Qassam missiles and mortar shells continue to fall on southern Israel.

Earlier this week, there was a bombardment that caused minimal
damage–the week before, three Thai workers were injured.

Two days ago was the 6th yahrzeit of Ella Abukasis, a 17-year-old killed
by a Qassam rocket in Sderot in 2005. In honor of Tu B’Shvat I’m posting
a piece I wrote on Ella’s 2nd yahrzeit, a few days before Tu B’Shvat,
2007. Sadly, little has changed…

Sima Abukasis looked on quietly as Chief Rabbi Yonah Metzger and Knesset
members joined dozens of her Sderot neighbors and friends yesterday at a
modest commemoration of the second anniv ersary of the death of her
daughter, Ella, 17, who died of wounds suffered from a Qassam rocket
attack on Sderot in 2005.

Sima, a slight woman with olive skin and short auburn hair, managed a
wan smile as she greeted her daughter’s friends and family members who
came to take part in the ceremony in the center of Sderot. The pain of
the loss of her middle child is firmly etched on the face of this
bereaved mother. Ella died shielding her younger brother, Tamir, as the
siren sounded on a Shabbat afternoon on a cool January afternoon two
years ago.

That day, the Abukasis family was at Ella’s grandmother’s home
celebrating the birthday of one of the granddaughters. From there Ella
went with her younger brother Tamir to their Bnei Akiva youth movement
activity. They were on their way home when the siren sounded, giving
them 20 seconds warning of an incoming Qassam rocket. With no time to
take cover, Ella lay on top of Tamir, who escaped with relatively minor
wounds when th e rocket fell and exploded alongside them. Ella was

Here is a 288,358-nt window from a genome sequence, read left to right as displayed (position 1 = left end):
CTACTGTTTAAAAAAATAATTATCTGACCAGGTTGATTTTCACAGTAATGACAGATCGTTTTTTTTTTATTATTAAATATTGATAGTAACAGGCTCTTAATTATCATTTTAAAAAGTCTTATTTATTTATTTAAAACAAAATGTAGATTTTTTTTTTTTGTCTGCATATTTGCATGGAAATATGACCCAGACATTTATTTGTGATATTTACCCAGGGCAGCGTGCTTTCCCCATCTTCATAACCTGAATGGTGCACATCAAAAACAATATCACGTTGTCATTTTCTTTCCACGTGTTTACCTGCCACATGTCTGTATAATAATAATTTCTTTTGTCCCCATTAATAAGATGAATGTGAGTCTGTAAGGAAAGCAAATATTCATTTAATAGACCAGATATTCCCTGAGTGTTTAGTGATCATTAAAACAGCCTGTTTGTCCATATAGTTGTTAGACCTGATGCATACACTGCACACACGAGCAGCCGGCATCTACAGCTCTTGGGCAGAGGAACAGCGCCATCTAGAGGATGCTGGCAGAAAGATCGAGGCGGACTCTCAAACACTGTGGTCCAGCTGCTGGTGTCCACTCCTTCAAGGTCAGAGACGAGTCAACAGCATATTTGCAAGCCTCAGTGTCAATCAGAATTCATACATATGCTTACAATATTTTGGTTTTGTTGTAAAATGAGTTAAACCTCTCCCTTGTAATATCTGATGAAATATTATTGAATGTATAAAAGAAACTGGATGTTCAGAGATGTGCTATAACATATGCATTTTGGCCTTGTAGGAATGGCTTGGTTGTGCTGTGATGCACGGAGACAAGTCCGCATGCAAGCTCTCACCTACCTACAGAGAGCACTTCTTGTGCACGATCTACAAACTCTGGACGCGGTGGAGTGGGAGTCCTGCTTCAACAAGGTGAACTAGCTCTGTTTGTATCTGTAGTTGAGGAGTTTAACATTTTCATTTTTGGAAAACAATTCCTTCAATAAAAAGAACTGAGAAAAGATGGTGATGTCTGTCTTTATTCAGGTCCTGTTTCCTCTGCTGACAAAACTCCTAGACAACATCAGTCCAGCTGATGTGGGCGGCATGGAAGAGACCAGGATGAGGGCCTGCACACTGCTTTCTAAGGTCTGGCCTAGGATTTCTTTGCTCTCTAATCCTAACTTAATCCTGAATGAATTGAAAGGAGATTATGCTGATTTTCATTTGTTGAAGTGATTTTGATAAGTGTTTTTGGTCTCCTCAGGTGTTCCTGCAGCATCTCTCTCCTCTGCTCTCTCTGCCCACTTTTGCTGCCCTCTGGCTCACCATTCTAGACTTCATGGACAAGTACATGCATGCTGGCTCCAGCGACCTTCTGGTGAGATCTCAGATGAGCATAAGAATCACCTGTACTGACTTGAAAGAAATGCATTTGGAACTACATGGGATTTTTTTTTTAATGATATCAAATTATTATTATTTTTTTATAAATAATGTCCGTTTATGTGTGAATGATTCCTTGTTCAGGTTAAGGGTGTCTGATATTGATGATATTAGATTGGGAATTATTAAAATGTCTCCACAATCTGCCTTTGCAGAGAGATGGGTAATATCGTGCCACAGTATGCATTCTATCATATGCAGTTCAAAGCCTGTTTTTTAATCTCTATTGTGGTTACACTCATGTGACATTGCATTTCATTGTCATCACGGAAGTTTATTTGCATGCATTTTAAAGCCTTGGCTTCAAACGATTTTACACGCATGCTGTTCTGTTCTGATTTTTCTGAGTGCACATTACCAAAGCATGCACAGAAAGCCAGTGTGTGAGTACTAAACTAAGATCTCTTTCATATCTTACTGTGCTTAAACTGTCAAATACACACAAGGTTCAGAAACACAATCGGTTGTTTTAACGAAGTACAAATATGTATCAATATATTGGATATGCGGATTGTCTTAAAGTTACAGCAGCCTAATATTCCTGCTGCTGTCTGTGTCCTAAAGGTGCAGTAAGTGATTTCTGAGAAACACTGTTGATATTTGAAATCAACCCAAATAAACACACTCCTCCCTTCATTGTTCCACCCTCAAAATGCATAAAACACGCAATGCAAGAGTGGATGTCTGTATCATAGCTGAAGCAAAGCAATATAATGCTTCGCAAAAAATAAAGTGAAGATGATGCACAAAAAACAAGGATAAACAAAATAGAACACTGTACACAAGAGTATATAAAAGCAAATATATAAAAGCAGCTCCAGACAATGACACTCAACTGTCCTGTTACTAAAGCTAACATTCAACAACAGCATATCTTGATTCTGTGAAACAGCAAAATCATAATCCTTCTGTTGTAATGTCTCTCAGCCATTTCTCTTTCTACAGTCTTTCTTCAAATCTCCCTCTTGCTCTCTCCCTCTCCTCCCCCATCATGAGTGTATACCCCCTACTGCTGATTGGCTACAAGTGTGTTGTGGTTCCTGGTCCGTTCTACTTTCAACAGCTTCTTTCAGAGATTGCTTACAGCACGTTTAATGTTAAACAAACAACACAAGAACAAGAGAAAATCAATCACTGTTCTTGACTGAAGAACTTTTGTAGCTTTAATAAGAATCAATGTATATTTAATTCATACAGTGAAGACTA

fatally wounded and died a week later without ever regaining

Ella’s older brother, Ran, did most of the organizing of yesterday’s
memorial ceremony. Held just a few days before Tu B’Shvat, the memorial
was also a dedication of a new Bnei Akiva building named for Ella.

Outside the bright new facility that includes several meeting rooms, a
kitchen and main hall, six saplings were planted in honor of Tu B’Shvat
and to signify new beginnings. The fresh earth was dug by a few of
Ella’s male friends who are students at Sderot’s Hesder Yeshiva.

The young men, who combine Torah learning with army service, include
representatives of every ethnic group in Israeli society–Ethiopians,
Russian speakers, Sephardim and Ashkenazim.

Their cameraderie and cooperation is evident as they greet each other with warm hugs and slaps on the back before they get down to the digging.

Many teachers from the the yeshiva and Ella’s AMIT high school show up
too, and the respect and warmth they elicit from the students would be
the envy of teachers anywhere.

Maybe it’s the simple solidarity born from the terrifying experiences they’ve shared over the past six years since Sderot has been under Arab bombardment: several schools in Sderot have taken direct hits from Qassam rockets and now they’re commemorating the death of one of their friends.

Chief Rabbi Metzger affixes a large mezuza on the external door of the
new building, noting that at the request of the family it’s a mezuza
that was blessed by Rabbi Kedourie, the centenarian kabbalist who passed
away a few years ago.

Inside the main hall, a huge banner with a picture of a smiling, relaxed
Ella adorns the wall. At the head table, a single memorial candle burns
in front of the seated dignitaries. In addition to Rabbi Metzger there’s
Rabbi Benny Lau; Knesset members Hanan Porat, Tzvi Hendel, Uri Ariel;
former Defense Minister Yitzhak Mordechai–a family friend; the
principal of the AMIT High School; Ella’s father, Yonatan and the head
of Bnei Akiva for the southern region.

Each of them speaks lovingly of Ella, her brief life and her heroic
death. For a change, it’s a quiet day in Sderot with no Qassam attacks.
But for Yonatan and Sima Aubkasis and their remaining children, Ran,
Tamir and Keren as well as the families of the other seven Qassam
fatalities in Sderot, there’ll never be another quiet day.


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